By SOF Editor on Mon, 01/04/2010 - 10:51am
Only hours after departing for its 2010 deployment, Nimitz-class aircraft carrier USS Dwight D. Eisenhower (CVN 69) diverted from flight operations to assist the U.S. Coast Guard in a rescue at sea the night of Jan. 2, saving the life of a stranded mariner.
Responding to a vessel-in-distress call, the U.S. Coast Guard requested Eisenhower's aid in the successful extraction of a man whose sailboat had capsized in rough waters approximately 300 miles off the coast of Elizabeth City, N.C. Eisenhower immediately changed course and sailed at high speed toward the distressed mariner.
Initially, a Coast Guard Helicopter planned to only land on board Eisenhower to refuel before proceeding to the scene, but more immediate action became necessary when news came that the boat's main mast had broken and was taking on water, explained Lt. j.g. Randolph Moyer, one of Eisenhower's tactical action officers.
The U.S. Coast Guard and the U.S. 2nd Fleet Maritime Operations Center coordinated to identify the Eisenhower and its air assets as the quickest and safest way to rescue the mariner.
The "Nightdippers" of Helicopter Anti-Submarine Squadron (HS) 5, launched a search and rescue (SAR) team to extract the mariner from 18 to 21 foot seas and winds peaking at 45 knots.
A Coast Guard C-130 dropped two life rafts for the mariner after the waves destroyed the sailboat's mast. The mariner abandoned his sinking boat and struggled for nearly an hour in the high seas to reach one of the life rafts. The Coast Guard airplane offered aerial support by directing the SAR helicopter through both snow and rain to the life raft.
Lt. Cdmr. Scott Pichette, the helicopter aircraft commander, said the experience and professionalism of the crew made it possible to complete the challenging mission.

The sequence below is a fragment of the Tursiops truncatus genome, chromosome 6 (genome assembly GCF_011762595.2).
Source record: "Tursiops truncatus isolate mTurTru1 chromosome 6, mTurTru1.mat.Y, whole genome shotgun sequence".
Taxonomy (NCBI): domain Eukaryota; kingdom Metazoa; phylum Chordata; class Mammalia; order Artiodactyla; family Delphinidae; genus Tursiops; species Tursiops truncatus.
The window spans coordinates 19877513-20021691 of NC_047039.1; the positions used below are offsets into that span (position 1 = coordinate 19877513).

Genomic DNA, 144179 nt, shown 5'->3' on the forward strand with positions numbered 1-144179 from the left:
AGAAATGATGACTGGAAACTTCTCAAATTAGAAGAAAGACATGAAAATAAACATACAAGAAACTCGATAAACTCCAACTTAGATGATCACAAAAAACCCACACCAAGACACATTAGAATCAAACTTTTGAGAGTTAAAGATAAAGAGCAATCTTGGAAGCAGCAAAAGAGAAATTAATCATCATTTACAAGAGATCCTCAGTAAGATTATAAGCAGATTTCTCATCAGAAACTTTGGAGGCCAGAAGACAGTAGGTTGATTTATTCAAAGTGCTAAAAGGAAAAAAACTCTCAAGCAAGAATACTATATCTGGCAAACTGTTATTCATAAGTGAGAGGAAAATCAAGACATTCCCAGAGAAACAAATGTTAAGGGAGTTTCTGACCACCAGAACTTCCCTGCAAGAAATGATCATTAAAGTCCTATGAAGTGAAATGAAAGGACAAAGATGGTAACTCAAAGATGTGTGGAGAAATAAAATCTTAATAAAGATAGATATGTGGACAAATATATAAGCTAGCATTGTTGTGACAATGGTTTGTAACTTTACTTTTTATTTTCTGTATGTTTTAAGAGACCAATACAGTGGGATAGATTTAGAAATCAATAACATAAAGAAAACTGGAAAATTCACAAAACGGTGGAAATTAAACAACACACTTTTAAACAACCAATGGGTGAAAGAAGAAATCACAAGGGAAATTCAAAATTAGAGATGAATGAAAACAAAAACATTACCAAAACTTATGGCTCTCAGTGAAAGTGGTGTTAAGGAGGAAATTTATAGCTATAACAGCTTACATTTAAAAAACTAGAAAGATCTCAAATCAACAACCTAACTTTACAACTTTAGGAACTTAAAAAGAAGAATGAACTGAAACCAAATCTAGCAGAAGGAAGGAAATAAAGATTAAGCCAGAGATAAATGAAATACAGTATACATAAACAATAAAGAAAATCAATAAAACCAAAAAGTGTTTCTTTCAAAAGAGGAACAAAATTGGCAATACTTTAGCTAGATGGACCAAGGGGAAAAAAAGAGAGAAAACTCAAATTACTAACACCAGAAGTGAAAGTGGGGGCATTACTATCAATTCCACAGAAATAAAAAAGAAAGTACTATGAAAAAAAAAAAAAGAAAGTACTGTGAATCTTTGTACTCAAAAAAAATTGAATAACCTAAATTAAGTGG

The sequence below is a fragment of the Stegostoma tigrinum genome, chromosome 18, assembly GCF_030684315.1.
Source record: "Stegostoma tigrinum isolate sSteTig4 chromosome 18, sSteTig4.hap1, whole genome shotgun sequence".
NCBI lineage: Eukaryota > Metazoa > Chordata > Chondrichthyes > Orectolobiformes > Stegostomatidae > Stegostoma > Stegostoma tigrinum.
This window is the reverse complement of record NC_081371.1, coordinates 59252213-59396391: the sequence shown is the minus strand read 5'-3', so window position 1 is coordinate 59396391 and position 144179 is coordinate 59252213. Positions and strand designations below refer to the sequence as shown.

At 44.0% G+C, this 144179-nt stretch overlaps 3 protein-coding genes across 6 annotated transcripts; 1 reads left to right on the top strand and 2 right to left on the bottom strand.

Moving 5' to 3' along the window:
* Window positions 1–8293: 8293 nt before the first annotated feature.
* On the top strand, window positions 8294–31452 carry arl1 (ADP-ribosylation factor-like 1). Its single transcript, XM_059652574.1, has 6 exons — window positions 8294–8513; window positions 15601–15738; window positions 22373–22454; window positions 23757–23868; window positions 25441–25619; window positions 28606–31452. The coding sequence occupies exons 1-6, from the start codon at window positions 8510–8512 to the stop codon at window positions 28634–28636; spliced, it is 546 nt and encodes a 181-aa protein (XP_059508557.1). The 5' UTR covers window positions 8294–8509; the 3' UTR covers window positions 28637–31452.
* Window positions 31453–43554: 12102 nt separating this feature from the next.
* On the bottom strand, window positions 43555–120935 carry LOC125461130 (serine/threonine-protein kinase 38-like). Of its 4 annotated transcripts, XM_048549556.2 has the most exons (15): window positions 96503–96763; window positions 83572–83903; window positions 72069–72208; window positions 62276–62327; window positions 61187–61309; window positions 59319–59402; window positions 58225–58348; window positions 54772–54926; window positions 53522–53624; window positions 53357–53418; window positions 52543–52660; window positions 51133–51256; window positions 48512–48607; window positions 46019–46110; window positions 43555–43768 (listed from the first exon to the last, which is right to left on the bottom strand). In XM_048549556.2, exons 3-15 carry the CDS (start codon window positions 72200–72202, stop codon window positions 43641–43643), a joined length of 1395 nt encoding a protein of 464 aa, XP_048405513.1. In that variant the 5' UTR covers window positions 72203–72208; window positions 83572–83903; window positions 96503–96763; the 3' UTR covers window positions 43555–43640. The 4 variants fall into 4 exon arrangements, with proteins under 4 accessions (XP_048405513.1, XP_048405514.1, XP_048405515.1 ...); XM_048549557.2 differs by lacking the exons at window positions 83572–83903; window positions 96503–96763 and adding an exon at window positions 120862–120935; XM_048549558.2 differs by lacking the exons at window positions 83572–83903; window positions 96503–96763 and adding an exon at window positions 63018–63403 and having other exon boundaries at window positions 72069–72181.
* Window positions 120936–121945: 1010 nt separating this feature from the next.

"Most of us have been in for almost 18 years, and those were some of the biggest waves any of us had seen," Pichette said. "Mother Nature threw bad weather, ice, snow and hail making it a stretch for us and the helicopter."
Naval Air Crewman 1st Class David Brandon, the SAR crew chief, said the rescue swimmer, Naval Air Crewman 2nd Class Kyle Need, completed the extraction in only six minutes in spite of the intense conditions.
Need said it was the collective effort that made the extraction possible.
"We went over every possible scenario during the transit. The communication made the mission go smoothly," he said.
The copilot for the SAR mission, Cmdr. Byron Ogden, explained that while the conditions were treacherous, the cooperation between the SAR team and the Coast Guard made the mission a success.
"This is honestly one of the most varsity things we could do as far as SAR goes," said Ogden, "I didn't hear one bit of panic in anybody's voice; the whole crew was very calm, cool and collected."
The mariner was treated briefly aboard Eisenhower before being transferred to a Coast Guard helicopter and flown to an Elizabeth City medical facility.
According to Brandon, even after the ordeal, the mariner was in good spirits and grateful to have survived. "With those conditions, he was lucky he made it."